When [people. power. media] pointed out the discrepancy of what the legislation was allowing and what Kennedy was being allowed to do, Communications Manager Gina Simi of the Planning Department explained that, “[The Panoramic] was given special approval by the Planning Commission to allow the units as either EDUs with reduced square footage, or as Student Housing. This was done because the developer was concerned the 375 cap would be hit before they could file their Certificate of Occupancy.”
Would the 2012 legislation have passed if we knew that the City’s first micro-unit building was going to be made into dorms? It seems like developers and city officials understand that so many of us are broke and tired of busting our ass just to make ends meet, if they ever meet in the first place. San Franciscans were told that buildings like The Panoramic would, at least in part, serve as affordable housing for the public.
The South of Market Community Action Network (SOMCAN), one of the participating organizations in the SRO Families Collaborative, was a leader in the opposition of micro-units, referring to them as “shoeboxes” and speculating that they’d cater to the influx of young tech workers. Organizational Director Angelica Cabande made the point that less families in San Francisco means less funds for public schools, and that micro-units could inflate the population even further by appealing more to tourists and corporate commuters.
[people. power. media] called CCA and SFCM to get their perspective on how they’re expecting The Panoramic is going to fare with its students and the community.
“If San Francisco could start building student housing, it would create more affordable options for students and relieve other units on the market [which could be rented out by families],” explained David Meckel, Director of Campus Planning at CCA. His sentiments echo much of the argument in favor of micro-units being used as student housing.
Sam Smith, Director of Communications at the Conservatory of Music validated that, “Having young artists in a dense urban environment helps build community. This is a positive step for our students and our neighborhood.”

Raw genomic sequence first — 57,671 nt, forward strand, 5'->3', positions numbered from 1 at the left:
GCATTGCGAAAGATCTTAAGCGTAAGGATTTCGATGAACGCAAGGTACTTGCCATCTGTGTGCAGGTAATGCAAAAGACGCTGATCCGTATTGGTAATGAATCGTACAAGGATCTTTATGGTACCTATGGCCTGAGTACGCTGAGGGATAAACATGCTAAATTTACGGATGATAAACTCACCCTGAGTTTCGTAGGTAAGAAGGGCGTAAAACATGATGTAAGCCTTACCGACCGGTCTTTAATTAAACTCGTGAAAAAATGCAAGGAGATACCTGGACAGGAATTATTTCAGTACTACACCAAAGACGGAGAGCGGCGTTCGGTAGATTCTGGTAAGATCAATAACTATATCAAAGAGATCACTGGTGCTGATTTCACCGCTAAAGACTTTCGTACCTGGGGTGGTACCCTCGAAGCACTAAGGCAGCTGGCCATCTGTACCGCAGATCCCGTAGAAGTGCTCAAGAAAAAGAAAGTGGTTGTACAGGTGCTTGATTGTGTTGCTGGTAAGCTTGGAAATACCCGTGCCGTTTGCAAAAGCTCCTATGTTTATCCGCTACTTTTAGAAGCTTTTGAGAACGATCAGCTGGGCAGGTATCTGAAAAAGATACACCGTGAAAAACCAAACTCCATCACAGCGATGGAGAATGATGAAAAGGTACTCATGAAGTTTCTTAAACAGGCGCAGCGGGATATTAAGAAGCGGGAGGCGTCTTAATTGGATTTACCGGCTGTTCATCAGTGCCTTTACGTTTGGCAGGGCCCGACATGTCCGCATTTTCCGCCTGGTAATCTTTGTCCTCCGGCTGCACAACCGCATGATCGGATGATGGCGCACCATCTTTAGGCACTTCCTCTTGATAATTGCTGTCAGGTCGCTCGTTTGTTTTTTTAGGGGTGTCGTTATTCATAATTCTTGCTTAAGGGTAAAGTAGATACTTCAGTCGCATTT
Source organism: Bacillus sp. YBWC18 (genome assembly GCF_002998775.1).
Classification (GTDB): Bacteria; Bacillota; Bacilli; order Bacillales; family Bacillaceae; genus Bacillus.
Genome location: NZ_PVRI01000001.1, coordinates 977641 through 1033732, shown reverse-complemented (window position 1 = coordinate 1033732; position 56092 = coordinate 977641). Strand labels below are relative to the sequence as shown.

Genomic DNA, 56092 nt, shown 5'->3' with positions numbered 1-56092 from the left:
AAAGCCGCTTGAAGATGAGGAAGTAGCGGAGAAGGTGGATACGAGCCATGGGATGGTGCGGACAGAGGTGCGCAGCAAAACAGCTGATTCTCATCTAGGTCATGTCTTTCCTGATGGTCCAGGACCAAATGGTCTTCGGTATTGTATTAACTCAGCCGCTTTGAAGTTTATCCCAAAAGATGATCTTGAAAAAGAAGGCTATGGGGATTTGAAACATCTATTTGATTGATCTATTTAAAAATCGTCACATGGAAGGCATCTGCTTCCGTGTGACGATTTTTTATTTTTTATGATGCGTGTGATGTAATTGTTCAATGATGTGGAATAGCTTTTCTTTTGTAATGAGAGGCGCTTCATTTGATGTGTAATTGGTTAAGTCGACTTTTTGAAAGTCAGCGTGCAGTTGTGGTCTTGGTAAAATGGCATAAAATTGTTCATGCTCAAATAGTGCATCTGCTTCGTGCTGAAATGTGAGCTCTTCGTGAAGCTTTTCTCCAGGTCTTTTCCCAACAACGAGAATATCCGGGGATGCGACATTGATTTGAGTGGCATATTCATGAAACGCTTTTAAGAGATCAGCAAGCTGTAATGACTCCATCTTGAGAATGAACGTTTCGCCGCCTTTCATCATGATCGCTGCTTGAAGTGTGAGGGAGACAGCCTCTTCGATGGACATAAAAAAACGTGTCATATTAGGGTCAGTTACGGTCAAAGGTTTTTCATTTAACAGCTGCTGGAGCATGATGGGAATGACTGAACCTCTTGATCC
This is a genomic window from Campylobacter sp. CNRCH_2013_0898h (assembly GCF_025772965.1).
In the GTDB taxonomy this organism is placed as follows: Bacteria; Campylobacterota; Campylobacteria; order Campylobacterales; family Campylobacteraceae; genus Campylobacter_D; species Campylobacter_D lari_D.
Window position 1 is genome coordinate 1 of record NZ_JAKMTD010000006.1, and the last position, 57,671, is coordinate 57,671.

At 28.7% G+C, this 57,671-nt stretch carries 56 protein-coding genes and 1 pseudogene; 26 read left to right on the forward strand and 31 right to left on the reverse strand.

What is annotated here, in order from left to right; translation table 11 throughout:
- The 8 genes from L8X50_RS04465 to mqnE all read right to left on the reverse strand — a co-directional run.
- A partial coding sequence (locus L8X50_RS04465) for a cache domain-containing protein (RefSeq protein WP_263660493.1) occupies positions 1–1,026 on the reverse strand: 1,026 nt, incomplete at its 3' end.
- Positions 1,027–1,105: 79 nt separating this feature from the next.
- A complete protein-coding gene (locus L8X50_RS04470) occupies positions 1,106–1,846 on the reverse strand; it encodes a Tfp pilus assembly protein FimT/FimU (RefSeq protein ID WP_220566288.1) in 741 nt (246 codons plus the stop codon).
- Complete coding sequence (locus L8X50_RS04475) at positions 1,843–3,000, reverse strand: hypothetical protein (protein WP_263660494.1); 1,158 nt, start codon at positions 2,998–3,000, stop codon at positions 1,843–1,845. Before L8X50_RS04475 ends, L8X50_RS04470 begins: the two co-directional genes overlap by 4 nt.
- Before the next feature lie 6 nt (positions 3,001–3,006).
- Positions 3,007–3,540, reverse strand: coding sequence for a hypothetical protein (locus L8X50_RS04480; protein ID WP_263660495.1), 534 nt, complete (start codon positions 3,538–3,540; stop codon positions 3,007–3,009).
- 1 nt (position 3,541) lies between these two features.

When [people. power. media] asked Patrick Kennedy why he decided to lease the entire building as student housing, he said, "For administrative simplicity and because I like classical music."
The Panoramic is the first of a trending development movement in San Francisco. According to Simi, micro-unit buildings along Octavia are in the beginning stages of getting their plans approved, where units would average a constricting 174 square feet. Basically the hipster version of a Single Room Occupancy (SRO) hotel, living and dining spaces are shared among residents. Another “co-living” project is being proposed in Western SOMA, too. Because both of these developments are classified as “group housing,” neither will count toward the micro-unit cap. And, just as with student housing, these units don’t trigger any payment into the city’s inclusionary housing program.
When and if ever any of these micro-units will count toward the cap, it’ll be interesting to hear the Planning Department’s report on how these tiny apartments are serving the community. Until then, developers continue to exploit this new legislation which was intended to cut low-income San Franciscans and families a break. Instead, it’s exacerbating the City’s affordable housing crisis, and because the units being built don’t fit under the legislated cap, there’s no end in sight. Even though this is still the most expensive place to live in the country, people continue to flock in from all over the world, condensing San Francisco down to a singular demographic.
And so, we’re back to where we started with the challenge of supporting those who live and work here, but continue to be pushed out of the City.